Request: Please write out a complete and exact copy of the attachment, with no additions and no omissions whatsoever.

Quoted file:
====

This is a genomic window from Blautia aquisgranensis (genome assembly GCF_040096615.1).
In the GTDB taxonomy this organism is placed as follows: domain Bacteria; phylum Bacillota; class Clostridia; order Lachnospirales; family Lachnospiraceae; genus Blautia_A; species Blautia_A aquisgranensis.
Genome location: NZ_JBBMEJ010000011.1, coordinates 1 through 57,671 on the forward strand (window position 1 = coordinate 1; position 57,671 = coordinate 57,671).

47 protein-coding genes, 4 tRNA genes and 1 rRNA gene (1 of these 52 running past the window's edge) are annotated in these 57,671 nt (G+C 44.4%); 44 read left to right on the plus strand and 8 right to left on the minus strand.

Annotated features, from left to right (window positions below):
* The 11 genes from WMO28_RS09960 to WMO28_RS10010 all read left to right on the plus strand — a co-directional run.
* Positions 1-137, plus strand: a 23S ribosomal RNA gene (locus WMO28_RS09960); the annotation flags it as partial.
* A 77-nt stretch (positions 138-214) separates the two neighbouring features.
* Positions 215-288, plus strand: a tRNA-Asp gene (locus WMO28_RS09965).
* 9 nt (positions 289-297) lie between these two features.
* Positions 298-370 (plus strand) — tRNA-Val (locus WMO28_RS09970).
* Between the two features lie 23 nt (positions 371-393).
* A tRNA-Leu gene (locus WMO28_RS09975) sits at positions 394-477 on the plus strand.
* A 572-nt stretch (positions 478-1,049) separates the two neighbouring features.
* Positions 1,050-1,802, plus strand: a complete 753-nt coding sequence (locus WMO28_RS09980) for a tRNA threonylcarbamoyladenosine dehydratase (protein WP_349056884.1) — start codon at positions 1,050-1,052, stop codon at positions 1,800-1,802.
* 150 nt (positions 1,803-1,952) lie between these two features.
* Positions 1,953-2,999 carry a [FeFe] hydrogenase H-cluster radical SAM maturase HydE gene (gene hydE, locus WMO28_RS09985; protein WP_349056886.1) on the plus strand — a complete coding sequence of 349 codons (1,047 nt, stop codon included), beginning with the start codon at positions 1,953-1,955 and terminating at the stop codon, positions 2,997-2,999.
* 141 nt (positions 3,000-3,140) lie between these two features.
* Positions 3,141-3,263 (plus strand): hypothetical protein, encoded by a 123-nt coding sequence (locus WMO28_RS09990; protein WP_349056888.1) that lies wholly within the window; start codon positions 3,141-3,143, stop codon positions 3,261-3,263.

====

This is a genomic window from Blautia aquisgranensis (genome assembly GCF_040096615.1).
In the GTDB taxonomy this organism is placed as follows: domain Bacteria; phylum Bacillota; class Clostridia; order Lachnospirales; family Lachnospiraceae; genus Blautia_A; species Blautia_A aquisgranensis.
Genome location: NZ_JBBMEJ010000011.1, coordinates 1 through 57,671 on the forward strand (window position 1 = coordinate 1; position 57,671 = coordinate 57,671).

47 protein-coding genes, 4 tRNA genes and 1 rRNA gene (1 of these 52 running past the window's edge) are annotated in these 57,671 nt (G+C 44.4%); 44 read left to right on the plus strand and 8 right to left on the minus strand.

Annotated features, from left to right (window positions below):
* The 11 genes from WMO28_RS09960 to WMO28_RS10010 all read left to right on the plus strand — a co-directional run.
* Positions 1-137, plus strand: a 23S ribosomal RNA gene (locus WMO28_RS09960); the annotation flags it as partial.
* A 77-nt stretch (positions 138-214) separates the two neighbouring features.
* Positions 215-288, plus strand: a tRNA-Asp gene (locus WMO28_RS09965).
* 9 nt (positions 289-297) lie between these two features.
* Positions 298-370 (plus strand) — tRNA-Val (locus WMO28_RS09970).
* Between the two features lie 23 nt (positions 371-393).
* A tRNA-Leu gene (locus WMO28_RS09975) sits at positions 394-477 on the plus strand.
* A 572-nt stretch (positions 478-1,049) separates the two neighbouring features.
* Positions 1,050-1,802, plus strand: a complete 753-nt coding sequence (locus WMO28_RS09980) for a tRNA threonylcarbamoyladenosine dehydratase (protein WP_349056884.1) — start codon at positions 1,050-1,052, stop codon at positions 1,800-1,802.
* 150 nt (positions 1,803-1,952) lie between these two features.
* Positions 1,953-2,999 carry a [FeFe] hydrogenase H-cluster radical SAM maturase HydE gene (gene hydE, locus WMO28_RS09985; protein WP_349056886.1) on the plus strand — a complete coding sequence of 349 codons (1,047 nt, stop codon included), beginning with the start codon at positions 1,953-1,955 and terminating at the stop codon, positions 2,997-2,999.
* 141 nt (positions 3,000-3,140) lie between these two features.
* Positions 3,141-3,263 (plus strand): hypothetical protein, encoded by a 123-nt coding sequence (locus WMO28_RS09990; protein WP_349056888.1) that lies wholly within the window; start codon positions 3,141-3,143, stop codon positions 3,261-3,263.